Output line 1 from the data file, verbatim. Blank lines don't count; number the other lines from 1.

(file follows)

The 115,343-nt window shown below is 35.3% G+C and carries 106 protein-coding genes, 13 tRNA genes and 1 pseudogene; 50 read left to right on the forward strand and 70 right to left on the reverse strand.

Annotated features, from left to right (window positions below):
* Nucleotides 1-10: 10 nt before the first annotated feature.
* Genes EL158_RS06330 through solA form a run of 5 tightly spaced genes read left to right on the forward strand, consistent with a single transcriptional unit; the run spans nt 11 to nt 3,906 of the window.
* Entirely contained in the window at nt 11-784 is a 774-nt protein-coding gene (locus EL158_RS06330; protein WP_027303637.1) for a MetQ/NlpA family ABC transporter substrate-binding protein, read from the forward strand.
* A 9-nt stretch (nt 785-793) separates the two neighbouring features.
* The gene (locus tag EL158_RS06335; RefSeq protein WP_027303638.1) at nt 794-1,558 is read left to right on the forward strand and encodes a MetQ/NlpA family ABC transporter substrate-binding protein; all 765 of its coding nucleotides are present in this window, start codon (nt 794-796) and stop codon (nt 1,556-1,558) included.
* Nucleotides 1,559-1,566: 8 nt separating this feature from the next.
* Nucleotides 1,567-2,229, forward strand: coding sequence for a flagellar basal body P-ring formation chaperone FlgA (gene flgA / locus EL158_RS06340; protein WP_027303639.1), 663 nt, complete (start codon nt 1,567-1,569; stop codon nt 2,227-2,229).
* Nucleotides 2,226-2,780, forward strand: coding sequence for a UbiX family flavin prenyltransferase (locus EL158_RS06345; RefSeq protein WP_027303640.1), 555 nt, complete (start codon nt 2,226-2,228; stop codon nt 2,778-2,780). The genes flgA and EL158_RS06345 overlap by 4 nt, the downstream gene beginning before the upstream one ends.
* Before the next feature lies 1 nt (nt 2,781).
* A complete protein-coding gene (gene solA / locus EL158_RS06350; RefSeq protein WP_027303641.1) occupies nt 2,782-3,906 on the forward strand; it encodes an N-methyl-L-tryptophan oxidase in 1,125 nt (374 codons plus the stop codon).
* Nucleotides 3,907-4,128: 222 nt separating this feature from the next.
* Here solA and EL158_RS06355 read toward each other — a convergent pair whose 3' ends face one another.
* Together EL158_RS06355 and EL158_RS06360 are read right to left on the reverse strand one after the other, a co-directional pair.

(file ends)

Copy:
The 115,343-nt window shown below is 35.3% G+C and carries 106 protein-coding genes, 13 tRNA genes and 1 pseudogene; 50 read left to right on the forward strand and 70 right to left on the reverse strand.